Innovation starvation

Neal Stephenson is my favorite author of speculative fiction.  Cryptonomicon and Snow Crash launched him to cult status among those of us who consumed mass quantities of  Herbert, Heinlein, Pournelle, Clarke and Asimov and introducing new converts to thought-provoking science futurism.  This post on the World Policy Journal’s website by Stephenson encapsulates a lot of the philosophy that animates the promise and future of green technology.   The opening paragraph resonates with those of us of a certain age:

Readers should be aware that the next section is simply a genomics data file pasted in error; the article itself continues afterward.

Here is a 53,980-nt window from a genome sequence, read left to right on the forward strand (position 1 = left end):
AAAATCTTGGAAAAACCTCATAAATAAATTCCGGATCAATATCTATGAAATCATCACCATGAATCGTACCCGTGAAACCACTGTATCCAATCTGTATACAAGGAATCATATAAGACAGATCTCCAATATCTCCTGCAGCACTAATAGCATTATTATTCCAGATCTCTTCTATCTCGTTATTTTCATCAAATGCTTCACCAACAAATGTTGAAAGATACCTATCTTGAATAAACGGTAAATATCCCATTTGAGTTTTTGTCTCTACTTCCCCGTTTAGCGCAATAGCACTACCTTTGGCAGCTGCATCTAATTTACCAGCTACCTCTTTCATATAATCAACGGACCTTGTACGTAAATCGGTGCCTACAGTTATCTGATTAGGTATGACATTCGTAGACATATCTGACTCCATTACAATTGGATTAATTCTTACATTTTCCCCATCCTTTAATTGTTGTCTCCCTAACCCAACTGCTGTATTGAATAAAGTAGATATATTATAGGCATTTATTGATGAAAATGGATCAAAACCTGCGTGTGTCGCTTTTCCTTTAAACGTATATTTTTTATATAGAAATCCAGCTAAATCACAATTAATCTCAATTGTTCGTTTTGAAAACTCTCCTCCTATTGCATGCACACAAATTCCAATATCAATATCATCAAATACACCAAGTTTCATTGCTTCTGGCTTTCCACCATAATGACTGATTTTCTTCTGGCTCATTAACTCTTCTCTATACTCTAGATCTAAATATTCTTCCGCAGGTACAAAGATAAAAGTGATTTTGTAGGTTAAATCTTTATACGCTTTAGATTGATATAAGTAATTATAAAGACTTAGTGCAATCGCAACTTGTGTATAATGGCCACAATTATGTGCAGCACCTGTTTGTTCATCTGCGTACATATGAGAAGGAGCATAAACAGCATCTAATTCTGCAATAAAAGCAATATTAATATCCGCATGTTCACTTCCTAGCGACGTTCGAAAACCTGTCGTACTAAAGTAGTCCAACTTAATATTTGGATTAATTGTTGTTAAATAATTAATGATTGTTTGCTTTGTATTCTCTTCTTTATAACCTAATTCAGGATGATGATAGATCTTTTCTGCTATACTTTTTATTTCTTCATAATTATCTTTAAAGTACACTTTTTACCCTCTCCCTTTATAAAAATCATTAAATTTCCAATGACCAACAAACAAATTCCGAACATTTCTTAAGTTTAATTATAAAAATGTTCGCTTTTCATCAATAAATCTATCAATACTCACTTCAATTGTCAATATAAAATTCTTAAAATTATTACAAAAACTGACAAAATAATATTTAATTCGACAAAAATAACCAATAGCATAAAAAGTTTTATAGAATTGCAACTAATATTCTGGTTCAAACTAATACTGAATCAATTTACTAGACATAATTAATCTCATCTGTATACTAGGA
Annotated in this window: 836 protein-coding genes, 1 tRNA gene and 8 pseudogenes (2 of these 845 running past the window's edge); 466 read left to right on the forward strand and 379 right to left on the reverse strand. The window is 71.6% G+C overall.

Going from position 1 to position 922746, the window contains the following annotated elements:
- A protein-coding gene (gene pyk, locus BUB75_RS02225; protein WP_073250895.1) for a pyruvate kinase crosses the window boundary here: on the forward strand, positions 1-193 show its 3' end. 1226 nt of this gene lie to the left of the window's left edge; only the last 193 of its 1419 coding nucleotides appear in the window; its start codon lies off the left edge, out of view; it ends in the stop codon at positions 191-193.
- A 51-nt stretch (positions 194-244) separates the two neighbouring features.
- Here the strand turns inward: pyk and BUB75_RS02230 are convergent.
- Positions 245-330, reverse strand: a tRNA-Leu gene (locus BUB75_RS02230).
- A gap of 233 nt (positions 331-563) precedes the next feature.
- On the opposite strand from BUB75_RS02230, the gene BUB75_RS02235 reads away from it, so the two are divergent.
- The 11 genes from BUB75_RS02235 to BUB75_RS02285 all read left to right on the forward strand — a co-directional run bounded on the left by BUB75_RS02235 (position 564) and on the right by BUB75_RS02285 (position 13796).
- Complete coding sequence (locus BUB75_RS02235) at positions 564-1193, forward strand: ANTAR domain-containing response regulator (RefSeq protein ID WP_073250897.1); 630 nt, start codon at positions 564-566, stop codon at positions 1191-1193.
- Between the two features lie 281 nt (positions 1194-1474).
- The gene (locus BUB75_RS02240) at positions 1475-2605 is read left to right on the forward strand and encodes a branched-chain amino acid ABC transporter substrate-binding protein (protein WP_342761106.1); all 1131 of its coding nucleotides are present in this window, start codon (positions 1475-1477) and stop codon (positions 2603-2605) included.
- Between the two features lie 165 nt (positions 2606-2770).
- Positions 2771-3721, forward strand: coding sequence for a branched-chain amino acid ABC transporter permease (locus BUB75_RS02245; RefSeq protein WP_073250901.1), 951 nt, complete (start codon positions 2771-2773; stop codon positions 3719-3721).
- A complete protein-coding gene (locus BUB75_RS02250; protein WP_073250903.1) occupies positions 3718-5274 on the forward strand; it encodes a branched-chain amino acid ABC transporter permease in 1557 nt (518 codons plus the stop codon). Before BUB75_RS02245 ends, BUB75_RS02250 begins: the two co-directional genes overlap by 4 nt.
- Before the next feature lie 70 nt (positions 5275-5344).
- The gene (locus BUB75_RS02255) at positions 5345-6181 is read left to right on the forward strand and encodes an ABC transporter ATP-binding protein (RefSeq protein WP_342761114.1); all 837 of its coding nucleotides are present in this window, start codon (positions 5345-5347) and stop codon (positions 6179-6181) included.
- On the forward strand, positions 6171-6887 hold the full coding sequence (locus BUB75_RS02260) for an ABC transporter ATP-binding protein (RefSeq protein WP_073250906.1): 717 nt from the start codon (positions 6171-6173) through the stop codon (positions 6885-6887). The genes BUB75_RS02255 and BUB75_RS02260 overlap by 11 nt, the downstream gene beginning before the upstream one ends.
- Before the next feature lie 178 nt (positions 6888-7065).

My lifespan encompasses the era when the United States of America was capable of launching human beings into space. Some of my earliest memories are of sitting on a braided rug before a hulking black-and-white television, watching the early Gemini missions. This summer, at the age of 51—not even old—I watched on a flatscreen as the last Space Shuttle lifted off the pad.  I have followed the dwindling of the space program with sadness, even bitterness.  Where’s my donut-shaped space station? Where’s my ticket to Mars? Until recently, though, I have kept my feelings to myself. Space exploration has always had its detractors. To complain about its demise is to expose oneself to attack from those who have no sympathy that an affluent, middle-aged white American has not lived to see his boyhood fantasies fulfilled.